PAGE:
As you collect cards, you can fulfill contracts at any time as long as you have the necessary cards. It is even possible to finish multiple contracts at the same time. In order to complete a contract, you must be able to play the appropriate goods from your hand and place them on a ship going to the correct destination. Multiple shipments to a single location can go on a single ship. Goods cards can split their goods between different contracts. After the contracts are played, all those cards are discarded and you collect money as indicated on the contracts.
The game ends when the current supply area on a number of boards (2 out of 4 in a 4-player game) cannot be properly replenished. At this time, scores are calculated. There are three ways to score points
VPs on victory point cards purchased in play
- 1 VP per $10 left over
- 1-3 VP per banker card (# of VPs dependent on number of players in game)
My thoughts on the game
After three games of Packet Row, my rating of the game has been steadily increasing. It started out as a low “Neutral”, but is now firmly in the “I Like it” category. I like the combination of the chicken/press-your-luck mechanic in the card choosing with the engine-building feel of the game.
When you are the harbormaster, you are in control of the location, but you are always last in turn order to choose cards from that location. So, in order for you to get the card that you want, you may need to choose other locations first to get your opponents to take themselves out of the round by choosing other cards. However, if you can choose an area that everyone else will pass at, you might be able to choose the card you want while not allowing anyone else to get a card! There is definitely an art in trying to get what you want while limiting what everyone else gets.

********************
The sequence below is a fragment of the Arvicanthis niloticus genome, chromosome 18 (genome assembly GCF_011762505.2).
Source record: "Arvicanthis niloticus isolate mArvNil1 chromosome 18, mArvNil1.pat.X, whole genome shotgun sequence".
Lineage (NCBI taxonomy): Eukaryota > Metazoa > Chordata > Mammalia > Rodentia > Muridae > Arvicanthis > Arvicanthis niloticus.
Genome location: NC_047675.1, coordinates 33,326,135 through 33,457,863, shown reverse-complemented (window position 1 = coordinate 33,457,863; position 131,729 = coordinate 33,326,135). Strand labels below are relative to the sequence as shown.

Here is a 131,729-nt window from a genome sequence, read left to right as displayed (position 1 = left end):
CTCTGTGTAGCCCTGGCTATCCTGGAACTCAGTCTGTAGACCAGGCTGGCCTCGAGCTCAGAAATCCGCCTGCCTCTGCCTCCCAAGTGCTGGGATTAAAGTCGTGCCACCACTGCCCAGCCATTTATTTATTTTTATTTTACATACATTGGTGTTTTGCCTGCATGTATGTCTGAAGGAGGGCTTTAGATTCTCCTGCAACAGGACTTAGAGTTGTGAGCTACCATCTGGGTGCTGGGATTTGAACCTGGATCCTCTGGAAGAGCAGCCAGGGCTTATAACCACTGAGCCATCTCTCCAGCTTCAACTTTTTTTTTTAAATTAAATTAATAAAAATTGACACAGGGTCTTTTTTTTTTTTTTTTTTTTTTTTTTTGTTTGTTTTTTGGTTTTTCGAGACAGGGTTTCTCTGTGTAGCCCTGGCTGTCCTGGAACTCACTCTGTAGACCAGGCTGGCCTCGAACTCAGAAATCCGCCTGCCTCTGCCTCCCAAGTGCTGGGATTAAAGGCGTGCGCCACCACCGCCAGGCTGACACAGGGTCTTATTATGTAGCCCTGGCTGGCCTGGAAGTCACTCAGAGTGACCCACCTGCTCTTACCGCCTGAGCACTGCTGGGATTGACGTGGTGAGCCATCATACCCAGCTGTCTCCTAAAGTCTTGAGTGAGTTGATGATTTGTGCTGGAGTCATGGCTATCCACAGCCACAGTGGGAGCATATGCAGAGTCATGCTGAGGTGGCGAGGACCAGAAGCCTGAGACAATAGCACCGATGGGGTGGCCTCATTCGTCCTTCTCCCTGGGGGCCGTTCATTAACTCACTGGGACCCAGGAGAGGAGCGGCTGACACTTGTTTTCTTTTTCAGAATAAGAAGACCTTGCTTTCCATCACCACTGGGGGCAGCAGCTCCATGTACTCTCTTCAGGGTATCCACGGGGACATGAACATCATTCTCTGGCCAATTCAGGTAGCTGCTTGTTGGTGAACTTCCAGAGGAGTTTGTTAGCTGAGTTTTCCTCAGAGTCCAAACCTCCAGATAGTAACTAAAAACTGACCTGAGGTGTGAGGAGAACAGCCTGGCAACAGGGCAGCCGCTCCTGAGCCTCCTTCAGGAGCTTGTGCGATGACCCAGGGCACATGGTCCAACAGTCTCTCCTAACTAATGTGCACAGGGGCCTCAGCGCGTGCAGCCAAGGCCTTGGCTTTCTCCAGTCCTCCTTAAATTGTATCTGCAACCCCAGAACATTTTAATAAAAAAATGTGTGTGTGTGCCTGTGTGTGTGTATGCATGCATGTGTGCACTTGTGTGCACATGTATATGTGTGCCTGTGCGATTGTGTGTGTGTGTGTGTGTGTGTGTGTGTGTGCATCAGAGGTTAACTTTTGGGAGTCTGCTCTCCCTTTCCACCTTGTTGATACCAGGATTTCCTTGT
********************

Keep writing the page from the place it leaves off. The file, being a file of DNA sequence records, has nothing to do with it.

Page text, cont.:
When you are not the harbormaster, you need to try to figure out what sort of card the harbormaster is looking for as this will help you whether or not you are choosing a card at the current area or not. Of course, if you want a card at the current location, the decision is simple – just take the card that you need. It gets a bit tighter when the cards currently available are sub-optimal for you; that’s when you need to figure out if you should take something for the round or risk getting nothing in a quest for a better card.
There is also a nice engine-building feel to the game – not in the traditional sense as your hand of cards doesn’t really snowball as the game progresses but more in the sense that you have to figure out how/when to stop trying to earn money and instead spend that money on VP cards. Sure, you can always turn money into VPs at the end of the game (At $10-for-1VP), but a University card at $15 for 4VP is much better! You don’t necessarily have to wait until the end of the game to buy the VP cards, especially because some of the cards might show up earlier in the game that you want, but if you end up low on money without a completed contract to play, it could be a couple of long turns trying to collect the necessary cards or getting money from the bank in order to restart your engine.
I’ll admit that after my first game of Packet Row, I was a bit underwhelmed. The game had been highly recommended to me by some of my German game developer counterparts, and I was quite keen to try this one out. Our first game was late at night and was a 2-player game. There just didn’t seem to be that much tension in the 2-player game because missing a card in a round or taking a sub-optimal card just didn’t feel like as much of a punishment; especially because you became the harbormaster every other round – meaning that you pretty much got a card you really wanted at least every other round.
However, the game changes considerably with 4 and 5 players. While more cards are available at each location, it is a much trickier game to play. Decisions are harder – both as the harbormaster or a regular player.
The rules to the game are simple, and every round follows the same simple pattern. Choose an area, choose cards or pass, reset the board. Most gamers should be able to pick up the rules after a single example round. Our most recent 4p game took 50 minutes to play, and there is a lot of game here for something that plays in under an hour.
Ratings from the Opinionated Gamers
- I love it!
- I like it. Dale Yu
- Neutral. Mark Jackson, Lorna, Jennifer Geske
- Not for me…